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Penn State Police Provide Update On Black Caucus Hate Speech ‘Zoom-Bombing’

Penn State University Police and Public Safety issued a statement Wednesday providing a brief update on its investigation into alleged hate speech directed at the university’s Black Caucus last week.

Penn State said it’s consulted with a combination of internal and external resources in the investigation, including the Office of Information Security, FBI, Centre County District Attorney’s Office.

According to the department’s statement, charges of ethnic intimidation, harassment, disorderly conduct, and unlawful use of a computer could be filed against the 51 unauthorized users who allegedly crashed the Black Caucus’s Involvement Fair Zoom room on Wednesday, January 27. Those individuals reportedly directed “racist and homophobic slurs” at three Black Caucus executives and sent anti-Semitic and white supremacist language and symbols in that chat.

Penn State said there currently aren’t any indications that the individuals who directed the hate speech at Black Caucus members are connected to the university.

Additionally, the department commended Black Caucus members for coming forward about the incident to aid the investigation.

“Police applauded the victims for reporting this crime immediately and for taking steps to preserve crucial evidence, which has significantly supported the investigation,” the department said in a statement.

Penn State said administrators, including Student Affairs and Education Equity leaders, have reached out to affected individuals to provide counseling services. Police also offered support through their Victim Services unit, and the department’s diversity, equity, and inclusion director reached out to Black Caucus leaders to offer time to discuss the incident and find ways to support them.

Anyone with additional information regarding the hate speech incident is encouraged to contact University Police by calling (814) 863-1111 or submitting an online tip.

In a statement of his own, Penn State President Eric Barron said Saturday that the incident was “beyond disgusting” and “another reminder” of ongoing work individuals must continue to root out hate-filled acts.

On Friday, the Black Caucus said it wasn’t surprised by the “disgusting behavior.” Instead, it emphasized the importance of creating inclusive spaces on campus where marginalized communities and students can thrive.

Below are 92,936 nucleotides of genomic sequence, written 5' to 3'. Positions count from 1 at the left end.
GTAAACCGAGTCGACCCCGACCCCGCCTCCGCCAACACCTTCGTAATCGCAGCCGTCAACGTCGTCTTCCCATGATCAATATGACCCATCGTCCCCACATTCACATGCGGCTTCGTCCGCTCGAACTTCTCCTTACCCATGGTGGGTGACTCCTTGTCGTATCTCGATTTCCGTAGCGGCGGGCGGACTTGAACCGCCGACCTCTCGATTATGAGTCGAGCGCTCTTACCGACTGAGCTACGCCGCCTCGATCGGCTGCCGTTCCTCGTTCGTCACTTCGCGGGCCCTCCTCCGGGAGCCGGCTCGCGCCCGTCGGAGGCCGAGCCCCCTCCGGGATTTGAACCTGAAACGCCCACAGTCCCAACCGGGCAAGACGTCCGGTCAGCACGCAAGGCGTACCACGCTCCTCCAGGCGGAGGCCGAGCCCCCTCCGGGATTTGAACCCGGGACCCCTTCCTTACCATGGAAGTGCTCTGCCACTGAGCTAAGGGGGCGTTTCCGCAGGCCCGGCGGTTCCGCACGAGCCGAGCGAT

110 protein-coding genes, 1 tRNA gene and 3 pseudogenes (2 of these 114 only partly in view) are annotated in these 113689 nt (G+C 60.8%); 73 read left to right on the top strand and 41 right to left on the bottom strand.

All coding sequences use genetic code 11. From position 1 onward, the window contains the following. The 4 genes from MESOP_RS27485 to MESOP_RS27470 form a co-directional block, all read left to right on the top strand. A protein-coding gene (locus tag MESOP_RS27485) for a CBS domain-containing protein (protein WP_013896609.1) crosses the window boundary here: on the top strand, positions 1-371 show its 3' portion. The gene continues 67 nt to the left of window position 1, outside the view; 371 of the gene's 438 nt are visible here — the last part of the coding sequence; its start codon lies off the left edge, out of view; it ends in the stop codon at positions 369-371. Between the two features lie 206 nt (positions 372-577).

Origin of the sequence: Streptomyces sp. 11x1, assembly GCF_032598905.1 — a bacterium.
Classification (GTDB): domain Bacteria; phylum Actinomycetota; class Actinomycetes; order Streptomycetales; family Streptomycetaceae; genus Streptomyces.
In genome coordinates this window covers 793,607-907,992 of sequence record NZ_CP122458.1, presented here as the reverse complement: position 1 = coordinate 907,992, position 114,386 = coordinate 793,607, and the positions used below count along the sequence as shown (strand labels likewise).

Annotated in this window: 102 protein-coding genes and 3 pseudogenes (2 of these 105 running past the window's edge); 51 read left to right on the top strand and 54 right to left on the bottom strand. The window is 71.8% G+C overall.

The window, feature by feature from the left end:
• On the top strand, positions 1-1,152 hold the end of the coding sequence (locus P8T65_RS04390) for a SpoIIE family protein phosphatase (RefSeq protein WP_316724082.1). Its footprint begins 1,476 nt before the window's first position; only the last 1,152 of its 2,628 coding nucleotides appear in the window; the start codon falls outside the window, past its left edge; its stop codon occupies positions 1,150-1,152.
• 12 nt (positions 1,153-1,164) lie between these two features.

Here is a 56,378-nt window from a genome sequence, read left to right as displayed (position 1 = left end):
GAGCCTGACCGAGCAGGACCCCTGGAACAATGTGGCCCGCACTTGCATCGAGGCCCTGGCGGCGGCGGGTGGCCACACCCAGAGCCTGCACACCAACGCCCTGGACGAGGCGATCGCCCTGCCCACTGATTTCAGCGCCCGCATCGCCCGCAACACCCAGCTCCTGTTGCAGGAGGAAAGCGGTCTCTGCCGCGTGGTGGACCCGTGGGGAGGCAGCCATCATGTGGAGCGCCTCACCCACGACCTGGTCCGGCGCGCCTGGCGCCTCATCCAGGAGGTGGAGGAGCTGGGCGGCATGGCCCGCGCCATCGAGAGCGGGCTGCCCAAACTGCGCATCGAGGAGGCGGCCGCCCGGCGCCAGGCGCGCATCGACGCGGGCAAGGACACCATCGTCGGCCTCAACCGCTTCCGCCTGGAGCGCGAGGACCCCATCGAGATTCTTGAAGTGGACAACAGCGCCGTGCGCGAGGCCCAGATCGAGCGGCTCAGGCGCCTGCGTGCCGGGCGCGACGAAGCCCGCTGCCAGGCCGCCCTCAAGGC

“Communities that have been historically pushed to the margins have fought to be in inclusive environments that are safe and welcoming,” the organization wrote in its statement. “This incident begs the question: If we are not safe in our classrooms, on our campus, in our homes, in an online meeting, then where are we supposed to go?”

Following the incident, the organization reported it to Penn State, which quickly alerted student organizations and leaders about the hate speech. Dawn Savage, the program coordinator at Penn State’s Engagement Programs Office, said the university “strongly condemns” the actions.

“We are saddened that these actions have been taken against one of our organizations and will continue to work with our student organizations to ensure spaces where all are welcome,” Savage said in an email.

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About the Author

Matt DiSanto

Matt is a junior majoring in journalism and Onward State's managing editor. He's a huge Philadelphia sports fan, fantasy football aficionado, and washed-up drummer hailing from Collegeville, Pa. The quickest way to his heart is Margherita pizza. He loves Seinfeld, is really into video games, and would wipe the floor with you in Halo. Follow him on Twitter @mattdisanto_ for bad sports takes or email him at [email protected]

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